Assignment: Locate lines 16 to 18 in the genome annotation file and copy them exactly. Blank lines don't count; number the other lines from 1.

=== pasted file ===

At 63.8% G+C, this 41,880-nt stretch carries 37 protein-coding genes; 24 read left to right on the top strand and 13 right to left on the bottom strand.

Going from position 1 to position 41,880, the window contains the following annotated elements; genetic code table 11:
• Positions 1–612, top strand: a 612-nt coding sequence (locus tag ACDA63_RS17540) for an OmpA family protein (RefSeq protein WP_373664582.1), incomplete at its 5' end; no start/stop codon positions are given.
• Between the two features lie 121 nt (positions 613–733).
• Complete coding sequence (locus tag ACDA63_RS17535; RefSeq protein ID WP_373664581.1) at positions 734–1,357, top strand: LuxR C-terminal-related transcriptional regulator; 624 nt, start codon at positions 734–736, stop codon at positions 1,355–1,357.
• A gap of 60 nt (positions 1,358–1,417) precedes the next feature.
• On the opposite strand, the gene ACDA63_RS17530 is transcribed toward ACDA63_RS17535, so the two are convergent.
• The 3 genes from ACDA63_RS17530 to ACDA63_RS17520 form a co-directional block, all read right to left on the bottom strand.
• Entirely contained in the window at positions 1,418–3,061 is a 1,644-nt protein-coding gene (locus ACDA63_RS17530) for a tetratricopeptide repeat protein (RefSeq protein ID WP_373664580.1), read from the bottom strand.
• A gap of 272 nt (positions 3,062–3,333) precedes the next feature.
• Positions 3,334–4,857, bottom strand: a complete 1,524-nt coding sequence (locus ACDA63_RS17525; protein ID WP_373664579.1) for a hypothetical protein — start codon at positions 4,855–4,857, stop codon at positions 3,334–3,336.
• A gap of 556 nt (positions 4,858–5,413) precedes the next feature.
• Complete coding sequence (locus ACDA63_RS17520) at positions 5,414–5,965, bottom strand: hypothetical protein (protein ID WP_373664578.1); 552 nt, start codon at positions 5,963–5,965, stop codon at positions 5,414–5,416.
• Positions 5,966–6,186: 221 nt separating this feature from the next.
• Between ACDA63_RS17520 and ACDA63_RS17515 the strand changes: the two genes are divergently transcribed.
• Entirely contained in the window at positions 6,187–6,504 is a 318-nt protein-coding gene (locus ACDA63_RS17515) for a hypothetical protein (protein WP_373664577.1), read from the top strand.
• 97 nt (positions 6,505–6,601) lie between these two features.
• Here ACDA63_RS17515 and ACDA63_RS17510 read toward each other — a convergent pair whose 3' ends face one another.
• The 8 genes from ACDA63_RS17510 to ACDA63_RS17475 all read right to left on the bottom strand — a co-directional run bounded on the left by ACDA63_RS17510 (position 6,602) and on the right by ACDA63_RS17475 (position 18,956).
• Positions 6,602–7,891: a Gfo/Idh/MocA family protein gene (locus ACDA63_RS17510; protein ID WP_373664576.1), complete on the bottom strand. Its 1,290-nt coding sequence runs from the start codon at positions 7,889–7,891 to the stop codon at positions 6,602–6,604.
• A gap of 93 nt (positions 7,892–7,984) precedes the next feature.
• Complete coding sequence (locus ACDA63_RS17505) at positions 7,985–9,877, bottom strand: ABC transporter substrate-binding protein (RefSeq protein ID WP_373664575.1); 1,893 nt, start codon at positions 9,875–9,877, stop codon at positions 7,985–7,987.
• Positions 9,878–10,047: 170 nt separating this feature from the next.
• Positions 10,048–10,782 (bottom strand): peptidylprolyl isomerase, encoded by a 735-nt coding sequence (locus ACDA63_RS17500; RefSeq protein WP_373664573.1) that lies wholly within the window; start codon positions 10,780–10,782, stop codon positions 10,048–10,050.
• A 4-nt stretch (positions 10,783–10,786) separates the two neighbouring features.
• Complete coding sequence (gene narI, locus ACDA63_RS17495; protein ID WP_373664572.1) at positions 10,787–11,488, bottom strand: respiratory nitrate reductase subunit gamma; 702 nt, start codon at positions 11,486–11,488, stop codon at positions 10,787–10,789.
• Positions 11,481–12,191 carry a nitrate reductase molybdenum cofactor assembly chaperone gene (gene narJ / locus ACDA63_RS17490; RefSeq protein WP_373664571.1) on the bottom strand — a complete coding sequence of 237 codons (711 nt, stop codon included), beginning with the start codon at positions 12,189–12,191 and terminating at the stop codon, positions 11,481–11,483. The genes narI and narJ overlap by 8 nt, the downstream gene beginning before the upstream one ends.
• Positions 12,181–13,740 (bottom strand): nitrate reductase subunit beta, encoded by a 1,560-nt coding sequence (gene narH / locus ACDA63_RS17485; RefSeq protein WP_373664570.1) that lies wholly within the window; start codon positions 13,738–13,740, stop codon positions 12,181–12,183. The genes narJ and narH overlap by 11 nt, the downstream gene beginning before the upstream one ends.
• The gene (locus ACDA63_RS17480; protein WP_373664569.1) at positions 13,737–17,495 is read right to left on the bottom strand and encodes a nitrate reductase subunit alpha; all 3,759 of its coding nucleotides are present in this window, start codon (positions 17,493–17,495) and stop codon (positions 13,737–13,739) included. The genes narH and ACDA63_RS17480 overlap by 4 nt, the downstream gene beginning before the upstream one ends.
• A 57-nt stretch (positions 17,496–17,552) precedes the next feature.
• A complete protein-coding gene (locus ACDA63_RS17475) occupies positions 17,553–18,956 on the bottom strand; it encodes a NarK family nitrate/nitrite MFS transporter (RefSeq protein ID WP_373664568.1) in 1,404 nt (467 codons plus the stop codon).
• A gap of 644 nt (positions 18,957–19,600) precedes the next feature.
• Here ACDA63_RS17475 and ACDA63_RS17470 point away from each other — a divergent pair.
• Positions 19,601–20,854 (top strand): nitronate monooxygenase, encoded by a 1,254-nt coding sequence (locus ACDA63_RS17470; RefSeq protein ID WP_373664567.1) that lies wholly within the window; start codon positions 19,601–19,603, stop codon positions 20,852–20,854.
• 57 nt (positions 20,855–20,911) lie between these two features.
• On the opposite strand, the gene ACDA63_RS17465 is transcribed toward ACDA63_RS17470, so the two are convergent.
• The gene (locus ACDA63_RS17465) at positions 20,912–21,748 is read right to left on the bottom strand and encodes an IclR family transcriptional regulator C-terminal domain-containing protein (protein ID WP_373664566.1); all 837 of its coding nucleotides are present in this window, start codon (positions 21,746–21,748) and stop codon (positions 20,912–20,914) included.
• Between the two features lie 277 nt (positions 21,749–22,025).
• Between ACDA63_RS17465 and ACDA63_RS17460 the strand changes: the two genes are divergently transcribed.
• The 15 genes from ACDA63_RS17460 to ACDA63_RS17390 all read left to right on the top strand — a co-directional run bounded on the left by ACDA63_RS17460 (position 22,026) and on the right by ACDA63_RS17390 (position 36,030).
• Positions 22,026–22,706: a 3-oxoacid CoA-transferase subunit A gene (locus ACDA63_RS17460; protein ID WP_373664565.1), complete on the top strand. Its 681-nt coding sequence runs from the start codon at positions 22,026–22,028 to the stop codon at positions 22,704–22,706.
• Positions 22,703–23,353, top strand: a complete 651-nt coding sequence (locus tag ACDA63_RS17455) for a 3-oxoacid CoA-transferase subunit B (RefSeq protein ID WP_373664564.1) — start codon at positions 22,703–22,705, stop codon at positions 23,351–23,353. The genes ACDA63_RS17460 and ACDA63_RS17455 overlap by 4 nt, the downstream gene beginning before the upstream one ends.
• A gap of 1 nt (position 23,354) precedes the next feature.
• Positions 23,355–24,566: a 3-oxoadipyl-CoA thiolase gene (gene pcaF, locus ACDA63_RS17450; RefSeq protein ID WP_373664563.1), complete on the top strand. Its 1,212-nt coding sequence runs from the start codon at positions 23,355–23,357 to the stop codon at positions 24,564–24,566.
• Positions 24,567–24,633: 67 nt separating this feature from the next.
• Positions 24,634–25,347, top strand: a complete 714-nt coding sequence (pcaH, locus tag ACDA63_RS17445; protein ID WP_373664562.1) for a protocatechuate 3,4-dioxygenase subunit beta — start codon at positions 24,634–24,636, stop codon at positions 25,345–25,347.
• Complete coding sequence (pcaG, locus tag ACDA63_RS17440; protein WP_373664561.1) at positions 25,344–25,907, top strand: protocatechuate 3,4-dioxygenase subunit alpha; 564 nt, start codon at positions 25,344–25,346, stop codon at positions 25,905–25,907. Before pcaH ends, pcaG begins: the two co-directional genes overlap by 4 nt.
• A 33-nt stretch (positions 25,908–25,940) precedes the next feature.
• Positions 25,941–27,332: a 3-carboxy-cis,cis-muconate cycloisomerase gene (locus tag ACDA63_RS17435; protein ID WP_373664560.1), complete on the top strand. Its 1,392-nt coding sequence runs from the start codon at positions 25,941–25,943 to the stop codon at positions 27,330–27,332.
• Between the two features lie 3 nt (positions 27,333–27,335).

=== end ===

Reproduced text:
• Entirely contained in the window at positions 6,187–6,504 is a 318-nt protein-coding gene (locus ACDA63_RS17515) for a hypothetical protein (protein WP_373664577.1), read from the top strand.
• 97 nt (positions 6,505–6,601) lie between these two features.
• Here ACDA63_RS17515 and ACDA63_RS17510 read toward each other — a convergent pair whose 3' ends face one another.